Adapting to University classes
By Katherine, fifth year, MEng (Hons) Civil Engineering
Adapting to university classes can seem daunting, especially if you are coming straight from school to university. Here are a few tips and pieces of advice to help you adapt quickly.
Taking lecture notes
Unlike school, there will be designated times to make notes during lectures, and it is likely the content and slides will be covered more quickly than at your school. Therefore, making full sets of notes during lecture time isn’t practical or feasible.
Personally, I would recommend printing off a copy of the PowerPoint slides (which are released before the lecture) or opening a copy on a computer/tablet, and annotating them with key information or useful comments during a lecture.
These annotated copies can then be enhanced by adding further commentary when you complete any readings. Once this has been completed, create a set of notes which you find suitable for revision – it is much easier to spend time understanding concepts when they are taught and creating notes, than it is to leave this until exam time!
Doing tutorial and practice questions
In some courses, it may be relevant to look at some practice questions, especially in mathematical courses. Once you have made your lecture notes, and feel you understand the topic, test your knowledge by attempting some practice questions. Many people, including myself like to do this in bite-sized chunks, completing a few questions every day in each subject.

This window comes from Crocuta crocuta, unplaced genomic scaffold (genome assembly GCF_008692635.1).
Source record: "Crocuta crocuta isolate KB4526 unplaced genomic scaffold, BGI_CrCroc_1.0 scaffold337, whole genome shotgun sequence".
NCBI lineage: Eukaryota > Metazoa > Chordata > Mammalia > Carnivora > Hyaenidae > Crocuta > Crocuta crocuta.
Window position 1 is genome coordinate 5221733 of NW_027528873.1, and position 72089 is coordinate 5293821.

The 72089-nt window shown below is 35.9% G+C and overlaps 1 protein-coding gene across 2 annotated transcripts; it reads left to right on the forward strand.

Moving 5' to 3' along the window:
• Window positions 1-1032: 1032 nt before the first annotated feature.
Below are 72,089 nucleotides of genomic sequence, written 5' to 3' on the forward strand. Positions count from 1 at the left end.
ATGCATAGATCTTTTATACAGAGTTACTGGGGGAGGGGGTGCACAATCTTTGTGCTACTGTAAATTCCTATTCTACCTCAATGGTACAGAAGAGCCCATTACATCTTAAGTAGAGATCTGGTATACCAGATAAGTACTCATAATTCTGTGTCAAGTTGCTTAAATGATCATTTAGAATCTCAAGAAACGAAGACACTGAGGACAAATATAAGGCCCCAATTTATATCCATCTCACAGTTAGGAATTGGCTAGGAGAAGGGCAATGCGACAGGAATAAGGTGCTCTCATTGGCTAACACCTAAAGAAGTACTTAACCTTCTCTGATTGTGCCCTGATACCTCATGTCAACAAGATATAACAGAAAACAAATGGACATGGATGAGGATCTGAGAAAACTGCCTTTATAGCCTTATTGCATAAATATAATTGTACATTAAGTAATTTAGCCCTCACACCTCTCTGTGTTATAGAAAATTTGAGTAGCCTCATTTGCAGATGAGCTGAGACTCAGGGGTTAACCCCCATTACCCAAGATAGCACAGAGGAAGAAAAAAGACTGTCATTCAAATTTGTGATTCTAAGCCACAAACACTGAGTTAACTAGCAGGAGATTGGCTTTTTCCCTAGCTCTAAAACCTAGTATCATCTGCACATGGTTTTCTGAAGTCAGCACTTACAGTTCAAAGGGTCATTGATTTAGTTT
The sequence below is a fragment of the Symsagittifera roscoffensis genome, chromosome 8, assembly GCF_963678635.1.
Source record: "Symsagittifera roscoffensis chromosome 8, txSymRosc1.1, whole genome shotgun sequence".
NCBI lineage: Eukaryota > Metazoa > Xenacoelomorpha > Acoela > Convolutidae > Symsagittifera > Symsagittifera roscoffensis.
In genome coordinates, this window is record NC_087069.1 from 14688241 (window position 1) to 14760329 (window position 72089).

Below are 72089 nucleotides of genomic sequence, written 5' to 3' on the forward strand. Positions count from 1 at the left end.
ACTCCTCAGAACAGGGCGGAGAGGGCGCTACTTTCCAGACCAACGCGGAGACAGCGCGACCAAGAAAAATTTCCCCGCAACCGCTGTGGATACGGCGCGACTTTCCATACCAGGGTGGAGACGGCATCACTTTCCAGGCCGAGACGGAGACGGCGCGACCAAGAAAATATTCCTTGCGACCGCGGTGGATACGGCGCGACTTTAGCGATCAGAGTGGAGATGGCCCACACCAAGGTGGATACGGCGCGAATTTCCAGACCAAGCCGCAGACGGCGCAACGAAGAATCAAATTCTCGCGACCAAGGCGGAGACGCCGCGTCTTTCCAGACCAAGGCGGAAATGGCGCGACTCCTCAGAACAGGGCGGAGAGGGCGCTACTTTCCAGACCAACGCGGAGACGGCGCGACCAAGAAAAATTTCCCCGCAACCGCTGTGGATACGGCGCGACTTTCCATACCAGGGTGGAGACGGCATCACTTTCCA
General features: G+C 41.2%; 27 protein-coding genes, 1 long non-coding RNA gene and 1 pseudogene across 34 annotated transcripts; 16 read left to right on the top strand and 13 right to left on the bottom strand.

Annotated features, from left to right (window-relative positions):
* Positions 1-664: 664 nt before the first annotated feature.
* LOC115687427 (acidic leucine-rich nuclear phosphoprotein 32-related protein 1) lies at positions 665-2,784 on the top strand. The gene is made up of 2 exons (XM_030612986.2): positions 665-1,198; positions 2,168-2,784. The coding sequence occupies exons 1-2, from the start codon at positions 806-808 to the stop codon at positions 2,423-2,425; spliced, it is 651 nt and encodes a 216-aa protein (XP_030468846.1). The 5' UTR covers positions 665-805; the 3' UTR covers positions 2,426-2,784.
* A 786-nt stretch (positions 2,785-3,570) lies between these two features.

If you make a mistake, or miss steps, highlight these and put a comment next to your working, so during revision time it is obvious which things you need to work on. Some lecturers may run through practice questions in class, and annotating these solutions with the explained methodology can also be useful.
Preparing for exams
Preparing for exams at university can be different, as although past papers are released to help you know what kind of questions to expect, solutions are often not released. Therefore, relying on this method of revision alone might not be productive.
Once you have revised the materials, and gone through your notes, a good place to start is by looking over the tutorial questions and giving them a second attempt. Then you may wish to consult past exam papers, and think about how you would attempt the questions – remember that the written questions are just as important to revise as the mathematical questions!